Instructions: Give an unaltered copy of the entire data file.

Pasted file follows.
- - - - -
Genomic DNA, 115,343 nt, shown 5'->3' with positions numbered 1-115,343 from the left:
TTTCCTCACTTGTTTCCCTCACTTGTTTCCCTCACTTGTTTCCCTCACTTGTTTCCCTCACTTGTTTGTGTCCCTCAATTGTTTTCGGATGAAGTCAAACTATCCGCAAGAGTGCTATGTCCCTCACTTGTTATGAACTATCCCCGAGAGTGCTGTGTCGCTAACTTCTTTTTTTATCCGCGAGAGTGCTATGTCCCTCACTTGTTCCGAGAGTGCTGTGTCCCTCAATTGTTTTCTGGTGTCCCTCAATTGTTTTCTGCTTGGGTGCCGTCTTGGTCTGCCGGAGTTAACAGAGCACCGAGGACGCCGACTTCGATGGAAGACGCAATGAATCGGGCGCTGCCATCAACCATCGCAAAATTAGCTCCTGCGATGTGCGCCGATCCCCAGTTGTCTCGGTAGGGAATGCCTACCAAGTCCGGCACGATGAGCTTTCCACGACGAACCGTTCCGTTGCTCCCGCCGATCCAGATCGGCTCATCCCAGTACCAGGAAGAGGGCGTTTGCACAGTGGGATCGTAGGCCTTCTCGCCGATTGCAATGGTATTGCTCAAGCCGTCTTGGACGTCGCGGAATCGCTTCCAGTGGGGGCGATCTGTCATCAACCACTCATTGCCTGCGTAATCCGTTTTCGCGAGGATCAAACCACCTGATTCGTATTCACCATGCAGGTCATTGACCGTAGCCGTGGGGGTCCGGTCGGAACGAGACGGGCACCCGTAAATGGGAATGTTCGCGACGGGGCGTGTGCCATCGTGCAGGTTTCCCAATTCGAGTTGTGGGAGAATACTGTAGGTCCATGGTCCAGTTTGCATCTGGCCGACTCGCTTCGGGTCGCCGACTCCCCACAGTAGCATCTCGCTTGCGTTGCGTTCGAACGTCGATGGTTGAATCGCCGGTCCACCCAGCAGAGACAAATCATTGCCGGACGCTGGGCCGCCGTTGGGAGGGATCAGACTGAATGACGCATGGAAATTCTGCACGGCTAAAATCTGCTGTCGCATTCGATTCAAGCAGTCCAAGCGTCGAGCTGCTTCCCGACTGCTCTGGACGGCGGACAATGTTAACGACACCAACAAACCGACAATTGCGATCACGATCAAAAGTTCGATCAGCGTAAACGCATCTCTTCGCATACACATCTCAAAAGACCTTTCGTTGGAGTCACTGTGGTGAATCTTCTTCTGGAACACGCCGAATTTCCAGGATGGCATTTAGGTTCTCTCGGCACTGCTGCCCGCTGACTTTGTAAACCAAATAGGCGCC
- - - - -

Genomic DNA, 115,343 nt, shown 5'->3' with positions numbered 1-115,343 from the left:
TTTCCTCACTTGTTTCCCTCACTTGTTTCCCTCACTTGTTTCCCTCACTTGTTTCCCTCACTTGTTTGTGTCCCTCAATTGTTTTCGGATGAAGTCAAACTATCCGCAAGAGTGCTATGTCCCTCACTTGTTATGAACTATCCCCGAGAGTGCTGTGTCGCTAACTTCTTTTTTTATCCGCGAGAGTGCTATGTCCCTCACTTGTTCCGAGAGTGCTGTGTCCCTCAATTGTTTTCTGGTGTCCCTCAATTGTTTTCTGCTTGGGTGCCGTCTTGGTCTGCCGGAGTTAACAGAGCACCGAGGACGCCGACTTCGATGGAAGACGCAATGAATCGGGCGCTGCCATCAACCATCGCAAAATTAGCTCCTGCGATGTGCGCCGATCCCCAGTTGTCTCGGTAGGGAATGCCTACCAAGTCCGGCACGATGAGCTTTCCACGACGAACCGTTCCGTTGCTCCCGCCGATCCAGATCGGCTCATCCCAGTACCAGGAAGAGGGCGTTTGCACAGTGGGATCGTAGGCCTTCTCGCCGATTGCAATGGTATTGCTCAAGCCGTCTTGGACGTCGCGGAATCGCTTCCAGTGGGGGCGATCTGTCATCAACCACTCATTGCCTGCGTAATCCGTTTTCGCGAGGATCAAACCACCTGATTCGTATTCACCATGCAGGTCATTGACCGTAGCCGTGGGGGTCCGGTCGGAACGAGACGGGCACCCGTAAATGGGAATGTTCGCGACGGGGCGTGTGCCATCGTGCAGGTTTCCCAATTCGAGTTGTGGGAGAATACTGTAGGTCCATGGTCCAGTTTGCATCTGGCCGACTCGCTTCGGGTCGCCGACTCCCCACAGTAGCATCTCGCTTGCGTTGCGTTCGAACGTCGATGGTTGAATCGCCGGTCCACCCAGCAGAGACAAATCATTGCCGGACGCTGGGCCGCCGTTGGGAGGGATCAGACTGAATGACGCATGGAAATTCTGCACGGCTAAAATCTGCTGTCGCATTCGATTCAAGCAGTCCAAGCGTCGAGCTGCTTCCCGACTGCTCTGGACGGCGGACAATGTTAACGACACCAACAAACCGACAATTGCGATCACGATCAAAAGTTCGATCAGCGTAAACGCATCTCTTCGCATACACATCTCAAAAGACCTTTCGTTGGAGTCACTGTGGTGAATCTTCTTCTGGAACACGCCGAATTTCCAGGATGGCATTTAGGTTCTCTCGGCACTGCTGCCCGCTGACTTTGTAAACCAAATAGGCGCC